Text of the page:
Digital signatures are a
variant of the public key encryption technique which are used not to encrypt
data, but to ensure that data has not been changed since it was initially
created. This is to prevent, for example, an email message being intercepted and
changed before being forwarded to its intended destination.
A digital signature is composed of a numerical
value (hash) generated from two parts: A private key
(generally obtained from a third party certification
authority as detailed above) and the unique
contents of the data itself. This digital signature is then transferred along
with the data. When the intended recipient receives the data, a
new numerical hash is made from its contents and
compared with the one that was included
in the digital signature to verify that
it has not been changed.
sender's freely available public key is then used to verify that the signature
was created with the corresponding private key. Combined with encryption,
digital signatures provide excellent security for file transfers such as email.
The PGP Corporation
offers a freeware email client for
encrypting and digitally signing email. How SSL works (a bundle of keys)
When two computers
wish to establish an encrypted connection (let's say in this case a customer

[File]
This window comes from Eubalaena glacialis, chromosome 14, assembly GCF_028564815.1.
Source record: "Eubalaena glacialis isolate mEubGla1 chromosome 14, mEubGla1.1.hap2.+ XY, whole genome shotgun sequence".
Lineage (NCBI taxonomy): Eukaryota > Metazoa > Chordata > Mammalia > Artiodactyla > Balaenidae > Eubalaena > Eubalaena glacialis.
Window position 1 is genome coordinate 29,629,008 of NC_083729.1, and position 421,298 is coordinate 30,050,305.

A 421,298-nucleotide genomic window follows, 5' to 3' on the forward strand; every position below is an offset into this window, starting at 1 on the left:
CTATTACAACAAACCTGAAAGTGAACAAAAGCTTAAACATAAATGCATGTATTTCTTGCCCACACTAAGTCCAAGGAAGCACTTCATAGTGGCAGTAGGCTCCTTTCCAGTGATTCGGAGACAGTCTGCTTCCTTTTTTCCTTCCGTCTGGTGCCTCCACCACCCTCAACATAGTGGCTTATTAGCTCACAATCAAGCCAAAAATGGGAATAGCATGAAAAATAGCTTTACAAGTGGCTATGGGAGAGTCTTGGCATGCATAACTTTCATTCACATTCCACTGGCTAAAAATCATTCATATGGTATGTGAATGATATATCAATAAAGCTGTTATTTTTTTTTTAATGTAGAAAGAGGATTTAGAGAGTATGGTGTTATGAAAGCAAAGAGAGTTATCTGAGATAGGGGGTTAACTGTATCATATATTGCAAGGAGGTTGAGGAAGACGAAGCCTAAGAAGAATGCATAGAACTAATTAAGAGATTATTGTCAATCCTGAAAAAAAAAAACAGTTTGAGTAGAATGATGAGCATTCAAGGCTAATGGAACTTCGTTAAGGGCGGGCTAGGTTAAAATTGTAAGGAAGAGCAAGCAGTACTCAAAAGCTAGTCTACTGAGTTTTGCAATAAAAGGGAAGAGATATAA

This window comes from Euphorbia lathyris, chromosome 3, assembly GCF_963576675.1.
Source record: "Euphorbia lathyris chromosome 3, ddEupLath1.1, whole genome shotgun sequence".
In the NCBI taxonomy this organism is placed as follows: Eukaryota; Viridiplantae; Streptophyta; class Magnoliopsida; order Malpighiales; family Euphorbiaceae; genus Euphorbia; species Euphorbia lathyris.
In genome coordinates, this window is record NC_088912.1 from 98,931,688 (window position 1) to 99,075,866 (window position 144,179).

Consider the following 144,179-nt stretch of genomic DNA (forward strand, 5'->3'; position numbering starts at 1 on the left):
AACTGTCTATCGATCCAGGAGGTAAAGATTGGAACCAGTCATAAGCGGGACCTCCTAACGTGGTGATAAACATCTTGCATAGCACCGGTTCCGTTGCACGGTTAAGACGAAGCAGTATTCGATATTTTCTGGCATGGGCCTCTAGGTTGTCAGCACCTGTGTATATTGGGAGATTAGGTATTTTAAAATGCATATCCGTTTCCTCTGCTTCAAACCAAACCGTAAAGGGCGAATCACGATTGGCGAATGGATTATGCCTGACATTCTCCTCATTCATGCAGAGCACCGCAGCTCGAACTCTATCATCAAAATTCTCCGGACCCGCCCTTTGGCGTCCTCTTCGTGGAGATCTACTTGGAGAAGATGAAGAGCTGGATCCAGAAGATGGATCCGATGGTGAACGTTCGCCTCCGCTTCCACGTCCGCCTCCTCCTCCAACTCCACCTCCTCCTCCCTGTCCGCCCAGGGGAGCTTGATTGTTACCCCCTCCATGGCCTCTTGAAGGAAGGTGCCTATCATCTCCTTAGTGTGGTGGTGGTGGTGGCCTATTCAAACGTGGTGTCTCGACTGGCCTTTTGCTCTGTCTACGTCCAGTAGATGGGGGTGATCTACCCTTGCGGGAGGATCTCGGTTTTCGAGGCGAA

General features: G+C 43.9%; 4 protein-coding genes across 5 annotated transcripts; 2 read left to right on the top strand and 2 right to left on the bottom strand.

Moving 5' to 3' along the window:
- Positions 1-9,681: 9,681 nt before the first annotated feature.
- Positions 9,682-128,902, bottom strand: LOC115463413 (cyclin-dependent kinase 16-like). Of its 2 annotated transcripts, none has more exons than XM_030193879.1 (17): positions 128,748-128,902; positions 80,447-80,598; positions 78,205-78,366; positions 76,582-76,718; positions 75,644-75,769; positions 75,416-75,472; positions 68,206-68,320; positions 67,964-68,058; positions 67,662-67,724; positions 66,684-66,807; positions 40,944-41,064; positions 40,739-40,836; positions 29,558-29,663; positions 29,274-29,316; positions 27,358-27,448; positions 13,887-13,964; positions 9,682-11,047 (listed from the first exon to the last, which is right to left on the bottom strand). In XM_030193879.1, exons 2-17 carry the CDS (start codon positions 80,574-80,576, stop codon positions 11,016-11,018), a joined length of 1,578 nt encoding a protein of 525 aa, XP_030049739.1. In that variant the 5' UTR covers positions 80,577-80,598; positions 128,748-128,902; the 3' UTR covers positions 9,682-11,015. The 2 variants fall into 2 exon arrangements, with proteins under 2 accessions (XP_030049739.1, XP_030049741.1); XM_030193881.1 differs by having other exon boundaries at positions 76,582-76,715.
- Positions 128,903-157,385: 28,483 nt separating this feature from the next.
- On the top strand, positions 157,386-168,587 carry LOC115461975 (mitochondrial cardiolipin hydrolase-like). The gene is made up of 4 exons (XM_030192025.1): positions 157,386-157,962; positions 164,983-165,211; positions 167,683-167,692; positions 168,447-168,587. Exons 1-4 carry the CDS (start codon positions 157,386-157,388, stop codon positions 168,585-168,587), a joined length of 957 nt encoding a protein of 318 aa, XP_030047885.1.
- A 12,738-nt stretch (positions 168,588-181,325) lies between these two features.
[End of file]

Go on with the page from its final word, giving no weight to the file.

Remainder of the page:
logging in to a secure area of a website), the client connects to
the server on port 443 (SSL well-known port) and receives the digital
certificate, containing the server's public key. The client's browser then checks
the digital certificate against the list of valid certificates provided by the
original issuer (i.e. a certification authority such as Verisign).
If it cannot find a record of the certificate, it
warns the client that the certificate was not provided by a recognized
certification authority and asks if they wish to accept it. Assuming the
certificate was validated, or the client accepted it regardless, the client's
browser then generates a symmetrical 'secret key' that it encrypts with the
server's public key obtained from the digital certificate.
The server receives the 'secret key' and decrypts it with
its private key. It then generates a second symmetrical key and transmits this to
the client. The pair of symmetrical keys will then be used
to encrypt and decrypt all remaining data passed between the computers for this
session only (a session is one continuous connection).
Essentially SSL wraps the speed of symmetrical key
encryption up in the enhanced security and easier setup of public key
encryption. Encryption strength
As stated previously, the encryption methods we are discussing
use a numerical key value to encrypt and decrypt the data.
The 'strength' of this key can be explained as the number of
bits (a bit being a binary number, either 1 or 0) used to create
The more bits, the longer it would take an
interested party to decipher the key by the brute force method of guessing every
possible combination. Two strengths of SSL encryption are generally available
for purchase from certification authorities such as Verisign. 40-bit and
128-bit. 128-bit is considered the standard for secure communication, as it
would take a vast amount of time for even modern super-computers to test every
possible number combination in a 128-bit binary. In fact, one of the applications driving the research into quantum
computing is the need for a faster way to break 128-bit encryption for defence